George Saunders Contra Rational Suicide

George Saunders Contra Rational Suicide September 10, 2018

I am afraid of dying.

Not death. Dying.

Death is short, you see. But dying, that might take a while.

I’m not the only one. I’m thinking about that a lot on this day, the tenth of September, which has been delegated World Suicide Prevention Day. I’m not typically a “World Something-Something Day” type. For this I make an exception. Partly because this article is on my mind. The topic is “rational suicide”: suicide when you are not clinically depressed, when you are not mentally ill. Suicide when you are getting old and you can see what’s coming and you think, “Right. No thanks.”

Among those quoted in the article is bioethicist Dena Davis. From the abstract for her paper on the new vistas opened up by pre-testing for Alzheimer’s Disease, I quote:

Before the availability of these presymptomatic tests, even someone with a high risk of developing AD could not know if and when the disease was approaching. One could lose years of good life by committing suicide too soon, or risk waiting until it was too late and dementia had already sapped one of the ability to form and carry out a plan. One can now put together what one knows about one’s risk, with continuing surveillance via these clinical tests, and have a good strategy for planning one’s suicide before one becomes demented.

If you’re looking for someone to help you think well about death and dying today, it would seem Ms. Davis is not the person to ask.

Fortunately, I have an alternative for you. But I don’t want to talk too much about him, because I want his art to speak for itself. Some kinds of art, if you talk and talk about it you just ruin it. I don’t want it said of me that I ruined George Saunders’s “Tenth of December” for someone who hadn’t read it before. But I can tell you at the center of it is a man who is very, very afraid of dying.

He remembers how his stepfather died: badly. Very badly. A kind, soft-spoken man laid low by a particularly vicious form of dementia that left him screaming obscenities at his loved ones. The c-word in particular, which always came out as “KANT!” thanks to “some weird New England accent.” Or “KANTS!” plural, in those moments when mom and son glanced sideways at each other to figure out who was KANT this time. At times he simply stared, the sad, old, gentle eyes wordlessly pleading: “Look, go away, please go away, I am trying so hard not to call you KANT!”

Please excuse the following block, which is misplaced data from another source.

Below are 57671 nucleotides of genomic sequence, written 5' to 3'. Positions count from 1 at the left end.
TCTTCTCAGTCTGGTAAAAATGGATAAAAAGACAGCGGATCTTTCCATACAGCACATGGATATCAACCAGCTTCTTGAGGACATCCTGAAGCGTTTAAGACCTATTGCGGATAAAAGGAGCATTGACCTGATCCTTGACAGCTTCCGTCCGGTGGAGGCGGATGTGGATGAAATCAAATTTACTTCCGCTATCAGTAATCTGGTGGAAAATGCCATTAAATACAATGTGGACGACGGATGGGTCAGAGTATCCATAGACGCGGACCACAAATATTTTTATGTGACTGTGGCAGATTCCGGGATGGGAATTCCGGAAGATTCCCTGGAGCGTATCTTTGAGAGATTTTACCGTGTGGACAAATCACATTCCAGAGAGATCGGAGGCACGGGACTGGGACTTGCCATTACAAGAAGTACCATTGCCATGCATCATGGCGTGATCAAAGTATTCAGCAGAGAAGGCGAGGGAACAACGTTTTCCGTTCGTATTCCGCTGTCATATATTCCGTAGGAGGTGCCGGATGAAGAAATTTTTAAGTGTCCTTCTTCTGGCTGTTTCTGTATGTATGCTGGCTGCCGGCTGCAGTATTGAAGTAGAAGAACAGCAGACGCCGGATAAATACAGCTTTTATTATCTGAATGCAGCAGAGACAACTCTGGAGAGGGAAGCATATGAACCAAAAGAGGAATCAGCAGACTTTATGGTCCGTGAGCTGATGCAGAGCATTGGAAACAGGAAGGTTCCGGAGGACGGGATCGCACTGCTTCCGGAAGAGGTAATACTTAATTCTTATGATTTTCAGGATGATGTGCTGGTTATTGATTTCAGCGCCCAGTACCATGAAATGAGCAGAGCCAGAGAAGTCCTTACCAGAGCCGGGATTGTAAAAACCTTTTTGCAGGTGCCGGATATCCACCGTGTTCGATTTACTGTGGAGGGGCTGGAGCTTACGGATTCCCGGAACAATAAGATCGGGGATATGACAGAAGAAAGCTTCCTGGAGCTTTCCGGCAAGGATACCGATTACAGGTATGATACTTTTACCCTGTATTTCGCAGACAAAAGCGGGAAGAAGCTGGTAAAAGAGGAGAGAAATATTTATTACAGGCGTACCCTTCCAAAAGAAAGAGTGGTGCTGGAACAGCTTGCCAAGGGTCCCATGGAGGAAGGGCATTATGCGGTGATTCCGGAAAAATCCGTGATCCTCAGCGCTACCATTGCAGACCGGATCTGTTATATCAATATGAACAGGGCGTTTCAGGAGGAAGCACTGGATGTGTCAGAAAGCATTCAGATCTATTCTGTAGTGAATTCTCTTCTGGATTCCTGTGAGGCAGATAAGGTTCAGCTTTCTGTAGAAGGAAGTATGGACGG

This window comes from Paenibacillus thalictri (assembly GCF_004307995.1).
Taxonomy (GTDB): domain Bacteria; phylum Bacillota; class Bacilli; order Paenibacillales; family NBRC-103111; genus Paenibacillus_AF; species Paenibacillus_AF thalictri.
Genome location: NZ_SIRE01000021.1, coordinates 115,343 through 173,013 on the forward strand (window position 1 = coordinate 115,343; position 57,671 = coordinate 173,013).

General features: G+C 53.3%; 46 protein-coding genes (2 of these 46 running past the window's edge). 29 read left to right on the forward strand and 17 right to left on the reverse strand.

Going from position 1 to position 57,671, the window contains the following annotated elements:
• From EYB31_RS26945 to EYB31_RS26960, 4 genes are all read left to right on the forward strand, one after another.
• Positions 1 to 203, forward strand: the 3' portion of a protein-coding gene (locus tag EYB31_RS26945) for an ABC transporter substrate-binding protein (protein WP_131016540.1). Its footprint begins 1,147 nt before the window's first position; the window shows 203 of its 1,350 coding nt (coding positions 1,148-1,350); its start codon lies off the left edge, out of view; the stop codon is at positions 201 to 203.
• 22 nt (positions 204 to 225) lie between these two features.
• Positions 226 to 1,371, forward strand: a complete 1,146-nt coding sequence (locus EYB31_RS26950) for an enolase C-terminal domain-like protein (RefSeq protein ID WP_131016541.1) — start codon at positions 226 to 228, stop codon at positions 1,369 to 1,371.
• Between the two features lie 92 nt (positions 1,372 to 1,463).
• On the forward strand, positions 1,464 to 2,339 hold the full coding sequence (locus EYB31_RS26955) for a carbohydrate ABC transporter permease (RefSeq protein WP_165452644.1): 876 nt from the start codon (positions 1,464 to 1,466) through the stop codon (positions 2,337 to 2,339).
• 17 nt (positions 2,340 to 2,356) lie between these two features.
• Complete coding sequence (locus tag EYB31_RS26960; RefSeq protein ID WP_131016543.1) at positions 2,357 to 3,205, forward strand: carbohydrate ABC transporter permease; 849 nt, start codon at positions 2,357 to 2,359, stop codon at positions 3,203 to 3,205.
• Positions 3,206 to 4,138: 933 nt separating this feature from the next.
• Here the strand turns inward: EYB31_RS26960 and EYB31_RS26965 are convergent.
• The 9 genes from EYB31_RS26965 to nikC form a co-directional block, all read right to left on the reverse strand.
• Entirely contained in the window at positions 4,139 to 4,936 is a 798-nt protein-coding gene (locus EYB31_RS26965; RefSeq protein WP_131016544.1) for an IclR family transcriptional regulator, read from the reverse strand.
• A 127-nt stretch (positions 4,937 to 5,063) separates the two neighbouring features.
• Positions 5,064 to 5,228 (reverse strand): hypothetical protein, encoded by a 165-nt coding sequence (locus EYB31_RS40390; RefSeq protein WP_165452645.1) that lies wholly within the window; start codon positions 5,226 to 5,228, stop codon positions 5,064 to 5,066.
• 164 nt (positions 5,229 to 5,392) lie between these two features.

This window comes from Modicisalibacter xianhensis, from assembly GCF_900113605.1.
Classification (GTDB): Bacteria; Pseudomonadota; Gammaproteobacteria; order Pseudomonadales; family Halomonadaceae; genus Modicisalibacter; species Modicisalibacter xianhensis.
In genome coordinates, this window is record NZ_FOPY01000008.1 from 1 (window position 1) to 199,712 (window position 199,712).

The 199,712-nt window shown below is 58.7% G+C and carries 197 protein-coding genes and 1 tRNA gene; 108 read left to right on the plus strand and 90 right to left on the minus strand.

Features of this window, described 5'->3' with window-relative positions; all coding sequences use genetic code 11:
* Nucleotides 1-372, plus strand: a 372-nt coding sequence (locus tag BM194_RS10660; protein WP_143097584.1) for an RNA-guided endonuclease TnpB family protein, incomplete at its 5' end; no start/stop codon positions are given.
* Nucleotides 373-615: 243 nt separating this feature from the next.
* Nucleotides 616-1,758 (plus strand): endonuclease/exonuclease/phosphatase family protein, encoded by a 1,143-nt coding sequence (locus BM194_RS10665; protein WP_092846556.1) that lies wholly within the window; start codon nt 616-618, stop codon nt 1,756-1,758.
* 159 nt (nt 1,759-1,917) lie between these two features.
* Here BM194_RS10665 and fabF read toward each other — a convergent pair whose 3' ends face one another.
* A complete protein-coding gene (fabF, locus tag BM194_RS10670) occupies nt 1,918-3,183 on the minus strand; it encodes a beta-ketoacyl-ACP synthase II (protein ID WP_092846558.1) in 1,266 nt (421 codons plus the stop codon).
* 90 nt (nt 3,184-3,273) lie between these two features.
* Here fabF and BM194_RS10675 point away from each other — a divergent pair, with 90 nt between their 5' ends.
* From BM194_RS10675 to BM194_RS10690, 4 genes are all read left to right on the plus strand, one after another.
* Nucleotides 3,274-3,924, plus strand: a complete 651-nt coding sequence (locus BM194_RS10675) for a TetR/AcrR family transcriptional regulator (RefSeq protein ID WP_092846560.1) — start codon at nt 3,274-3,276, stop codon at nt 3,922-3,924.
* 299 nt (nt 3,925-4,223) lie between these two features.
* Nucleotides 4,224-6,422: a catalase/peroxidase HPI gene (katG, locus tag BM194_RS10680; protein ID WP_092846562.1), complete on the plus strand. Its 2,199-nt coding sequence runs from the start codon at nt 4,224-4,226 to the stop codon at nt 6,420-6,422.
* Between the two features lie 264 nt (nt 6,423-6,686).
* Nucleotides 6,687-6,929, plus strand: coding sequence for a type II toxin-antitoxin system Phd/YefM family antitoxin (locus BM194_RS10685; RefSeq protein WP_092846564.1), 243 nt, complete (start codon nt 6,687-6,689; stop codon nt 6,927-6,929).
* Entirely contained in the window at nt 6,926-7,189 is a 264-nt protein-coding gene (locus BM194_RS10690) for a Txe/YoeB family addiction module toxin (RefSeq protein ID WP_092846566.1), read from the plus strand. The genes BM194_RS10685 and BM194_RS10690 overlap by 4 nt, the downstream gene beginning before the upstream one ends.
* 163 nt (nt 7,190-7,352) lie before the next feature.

Now it’s happening to him too. Or starting, at least. He’s not there yet. He’s not THAT yet. And Don Eber is hereby resolved: No. No, no, no. Not this. Not THAT.

Oh, let me not be THAT!

Sweet heaven, let me not be…

“I could spare them,” the thought came one night. Them being his wife and two grown children.

“Spare them?” the voice asks. “Or spare you?”

“Get thee behind me. Get thee behind me, sweetie.”

You stare into the prose of George Saunders, and the truth stares back. It is hard and sharp like an icicle. Clear and cold like an ice mirror. You don’t want to look. You don’t want to see. But you have to look. You have to see.

You don’t just see dark and sad things though. You see other things too. Like “a sequence of linear snow puffs” blown down by a breeze. Like a cardinal zinging across the day. Like memories of small things, small, random, lovely things that linger even when you’re old, and sad, and confused, and you can’t remember if your kids are grown or 4 and 6. Things like the bird feeders you hand-painted in college. Like frozen banana chunks broken up and chocolate poured over them. Like the presentation on manatees you did that you worked so hard on, that he liked so much.

Things that whatever you do you must not think about when you are absolutely, positively sure you want to die. Must not think about lovely things. Must not think about wife and kids. Or, rather: Must think only about wife and kids in scenes where wife and kids are doing humiliating tasks for you, shrinking back in pity and revulsion from you, looking at each other to figure out which one is KANT today. This is probably your only chance to end this thing with dignity. Don’t screw it up.

I leave the reader to find out if Don Eber screws it up or not. But rest assured that you are in very good hands. And give thanks for the poets who can still make us see that glimpse of truth for which our bioethicists have forgotten to ask.

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